LAS VEGAS (AFP) - Investigators are desperately trying to establish the motive of a retired accountant who killed at least 59 people and wounded more than 500 after amassing a weapons cache in a hotel room and opening fire on the Las Vegas strip.
As America grappled with the deadliest mass shooting in its modern history, officials reacted cautiously to a claim by the Islamic State in Iraq and Syria (ISIS) that Stephen Craig Paddock, 64, had carried out Sunday (Oct 1) night’s massacre on behalf of the militant group.
Police said Paddock, who had no criminal record, smashed windows in his 32nd floor hotel room shortly after 10.00pm local time and trained bursts of automatic weapons fire on thousands of people attending a country music concert below on the strip.
In video footage of the massacre broadcast on CNN, the rattle of long, sustained gunfire is heard as people scream and scurry for cover. At first they did not not know where the shots were coming from.
“We saw bodies down. We didn’t know if they had fallen or had been shot,” said Ralph Rodriguez, an IT consultant from the Pomona Valley, near Los Angeles, who was at the concert with a group of friends.
“People started grabbing their loved-ones and just strangers, and trying to help them get out of the way,” Rodriguez said.
ISIS claimed that Paddock was one of its “soldiers” but the FBI said it had found no such connection so far and the local sheriff described him as a lone “psychopath.” Sheriff Joseph Lombardo said Paddock fired through the door of his hotel room and hit a security guard in the leg. But when a SWAT team stormed the room where Paddock had been staying since Sept 28, they found he had killed himself.
A total of 23 firearms including automatic weapons were found in the hotel room, he said.
A search of Paddock’s house in Mesquite, Nevada, 130km north-east of Las Vegas, recovered 19 additional firearms, some explosives and several thousand rounds of ammo.
Lombardo said investigators had discovered several pounds of an explosive called tannerite in the Mesquite home, as well as ammonium nitrate, a type of fertiliser, in the gunman’s car.
The motive of the massacre was not yet known, he said. “We’re hunting down and tracing down every single clue that we can get on his background,” the sheriff said at a late-night briefing.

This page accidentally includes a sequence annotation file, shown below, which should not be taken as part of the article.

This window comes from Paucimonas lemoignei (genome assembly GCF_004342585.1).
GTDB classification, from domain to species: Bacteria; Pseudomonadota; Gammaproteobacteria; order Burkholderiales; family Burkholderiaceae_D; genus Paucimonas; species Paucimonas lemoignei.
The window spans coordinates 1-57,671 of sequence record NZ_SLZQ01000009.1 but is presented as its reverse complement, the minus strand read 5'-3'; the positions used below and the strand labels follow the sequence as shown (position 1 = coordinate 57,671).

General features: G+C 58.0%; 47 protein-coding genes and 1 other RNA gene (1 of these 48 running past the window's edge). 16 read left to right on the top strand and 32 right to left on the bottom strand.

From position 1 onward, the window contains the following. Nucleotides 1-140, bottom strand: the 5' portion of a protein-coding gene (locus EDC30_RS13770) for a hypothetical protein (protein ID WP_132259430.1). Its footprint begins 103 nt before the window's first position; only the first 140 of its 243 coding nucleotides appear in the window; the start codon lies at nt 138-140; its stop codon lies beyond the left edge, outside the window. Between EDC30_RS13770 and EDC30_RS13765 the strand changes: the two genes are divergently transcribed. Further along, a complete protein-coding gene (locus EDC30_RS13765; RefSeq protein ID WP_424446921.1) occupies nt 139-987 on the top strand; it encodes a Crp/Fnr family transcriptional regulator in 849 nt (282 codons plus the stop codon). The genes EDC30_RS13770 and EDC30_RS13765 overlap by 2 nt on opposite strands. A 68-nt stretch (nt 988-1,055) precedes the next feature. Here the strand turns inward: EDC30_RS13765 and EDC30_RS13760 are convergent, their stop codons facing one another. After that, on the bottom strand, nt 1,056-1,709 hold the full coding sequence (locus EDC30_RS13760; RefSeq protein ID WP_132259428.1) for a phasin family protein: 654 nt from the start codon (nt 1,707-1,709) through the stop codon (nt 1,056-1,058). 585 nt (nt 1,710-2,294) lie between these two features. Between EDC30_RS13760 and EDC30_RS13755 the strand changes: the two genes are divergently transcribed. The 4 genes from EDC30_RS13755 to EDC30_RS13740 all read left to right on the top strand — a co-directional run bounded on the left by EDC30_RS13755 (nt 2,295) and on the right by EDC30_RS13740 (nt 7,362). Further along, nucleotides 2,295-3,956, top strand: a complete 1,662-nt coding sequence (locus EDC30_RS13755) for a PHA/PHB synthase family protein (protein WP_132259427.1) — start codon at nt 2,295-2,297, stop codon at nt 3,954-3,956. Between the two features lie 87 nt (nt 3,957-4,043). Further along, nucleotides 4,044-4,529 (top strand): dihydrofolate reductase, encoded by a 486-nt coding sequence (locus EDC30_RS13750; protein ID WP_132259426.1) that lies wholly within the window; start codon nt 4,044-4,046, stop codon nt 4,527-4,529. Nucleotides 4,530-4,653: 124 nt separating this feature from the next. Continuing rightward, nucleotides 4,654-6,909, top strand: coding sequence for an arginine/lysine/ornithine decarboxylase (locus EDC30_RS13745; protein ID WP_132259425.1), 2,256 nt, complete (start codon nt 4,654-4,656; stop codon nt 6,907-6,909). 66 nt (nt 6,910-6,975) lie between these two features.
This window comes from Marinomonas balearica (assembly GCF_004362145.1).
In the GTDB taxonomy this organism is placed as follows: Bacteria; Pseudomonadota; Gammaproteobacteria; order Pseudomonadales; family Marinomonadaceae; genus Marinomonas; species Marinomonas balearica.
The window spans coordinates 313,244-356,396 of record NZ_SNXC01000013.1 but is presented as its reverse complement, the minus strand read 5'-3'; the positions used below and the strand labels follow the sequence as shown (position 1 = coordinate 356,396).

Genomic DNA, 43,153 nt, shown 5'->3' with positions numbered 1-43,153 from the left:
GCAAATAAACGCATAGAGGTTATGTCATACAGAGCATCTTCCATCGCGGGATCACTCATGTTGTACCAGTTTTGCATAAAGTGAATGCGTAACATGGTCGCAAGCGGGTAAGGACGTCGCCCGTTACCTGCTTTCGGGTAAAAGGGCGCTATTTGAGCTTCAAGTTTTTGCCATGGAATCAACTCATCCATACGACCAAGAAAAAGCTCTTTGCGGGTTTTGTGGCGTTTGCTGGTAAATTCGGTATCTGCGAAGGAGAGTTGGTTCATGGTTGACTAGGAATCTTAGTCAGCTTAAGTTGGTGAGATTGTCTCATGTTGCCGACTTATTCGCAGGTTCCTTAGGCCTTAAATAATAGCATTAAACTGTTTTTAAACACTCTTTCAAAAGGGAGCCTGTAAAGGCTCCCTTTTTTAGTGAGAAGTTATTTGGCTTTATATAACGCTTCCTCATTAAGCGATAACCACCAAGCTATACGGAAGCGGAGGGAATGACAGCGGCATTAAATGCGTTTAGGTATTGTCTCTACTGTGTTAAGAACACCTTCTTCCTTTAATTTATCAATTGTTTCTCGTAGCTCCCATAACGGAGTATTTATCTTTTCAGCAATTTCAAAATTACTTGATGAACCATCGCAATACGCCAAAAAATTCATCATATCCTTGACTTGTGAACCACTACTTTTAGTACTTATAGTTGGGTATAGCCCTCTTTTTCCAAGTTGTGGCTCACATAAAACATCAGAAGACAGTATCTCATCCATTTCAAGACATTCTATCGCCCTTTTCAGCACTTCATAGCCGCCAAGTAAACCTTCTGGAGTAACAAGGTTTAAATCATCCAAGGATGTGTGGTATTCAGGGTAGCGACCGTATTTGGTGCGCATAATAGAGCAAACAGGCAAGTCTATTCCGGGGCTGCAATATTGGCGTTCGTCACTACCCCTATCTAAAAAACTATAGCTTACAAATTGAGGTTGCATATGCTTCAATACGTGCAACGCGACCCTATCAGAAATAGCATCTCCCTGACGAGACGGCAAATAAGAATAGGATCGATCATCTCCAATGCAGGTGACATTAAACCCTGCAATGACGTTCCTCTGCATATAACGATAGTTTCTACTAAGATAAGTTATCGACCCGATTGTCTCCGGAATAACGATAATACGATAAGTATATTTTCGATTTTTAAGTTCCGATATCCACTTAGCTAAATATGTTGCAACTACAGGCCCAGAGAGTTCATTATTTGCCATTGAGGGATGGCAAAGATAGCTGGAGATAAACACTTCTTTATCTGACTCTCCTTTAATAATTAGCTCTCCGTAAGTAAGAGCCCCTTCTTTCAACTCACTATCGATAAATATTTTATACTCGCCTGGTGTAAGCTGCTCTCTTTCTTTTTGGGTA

Lombardo said the authorities had found no manifesto or anything else to explain Paddock’s actions. “This individual is a lone wolf and I don’t know how it could have been prevented,” he said earlier in the day. “I can’t get into the mind of a psychopath at this point.”
President Donald Trump denounced what he called “an act of pure evil” and said he would visit Las Vegas on Wednesday.
But the White House pushed back at calls to reopen the US debate on tighter gun controls. “A motive is yet to be determined and it would be premature for us to discuss policy when we don’t fully know all of the facts or what took place last night,” Trump’s spokesman Sarah Sanders said.
Lombardo said Paddock had apparently used some kind of hammer to smash the window of his hotel room before opening fire on the concert crowd of some 22,000 people. ISIS described him as a “soldier of the caliphate,” saying he converted to Islam several months ago and went by the nom de guerre Abu Abdel Bar al-Amriki – “The American.”
The group provided no evidence to back up its claims and the Federal Bureau of Investigation said it had found no such link so far.
“We have determined to this point no connection with an international terrorist group,” FBI special agent Aaron Rouse said.
CIA spokesman Jonathan Liu said “the Intelligence Community is aware of the claim of responsibility by a foreign terrorist organisation.”
“We advise caution on jumping to conclusions before the facts are in,” Liu said.
Paddock, according to his brother, was a high-stakes gambler and their bank-robber father was once on the FBI’s 10 Most Wanted list. But Eric Paddock stressed that his brother led an otherwise normal life, doting on their mother.
“He liked to play video poker. He went on cruises. He sent his mother cookies,” he said. “We’re trying to understand what happened,” his brother said. “We’re lost.”
Paddock had “no religious affiliation, no political affiliation” and was “not an avid gun guy at all,” his brother added.
‘PRETTY MUCH LIKE A WAR SCENE’
Witnesses said Paddock opened fire with an initial long burst of gunfire, and appeared to reload as he continued his spree. Robert Hayes, a Los Angeles firefighter who was at the concert, said he first thought the shots were some kind of equipment malfunction. Once he realised what was going on, he joined the first responders, donning one of their vests.
“It was pretty much like a war scene inside,” Hayes said, as emergency crews used tables and metal guard railings as makeshift stretchers.
The Las Vegas attack is the deadliest shooting in modern US history, exceeding the toll of 49 dead in an attack on the Pulse nightclub in Orlando, Florida in June 2016.
It was also the latest in a series of deadly attacks at concert venues. Twenty-two people were killed after an Ariana Grande concert in Manchester, England in May when a suicide bomber detonated a nail bomb in the foyer.
Ninety people were killed in November 2015 at the Bataclan theatre in Paris during a concert by US band the Eagles of Death Metal.
Pope Francis said he was “deeply saddened” by the “senseless tragedy” in Las Vegas, Britain’s Queen Elizabeth II offered her “thoughts and prayers” and Russian President Vladimir Putin wrote to Trump to voice condolences over the “shocking” crime.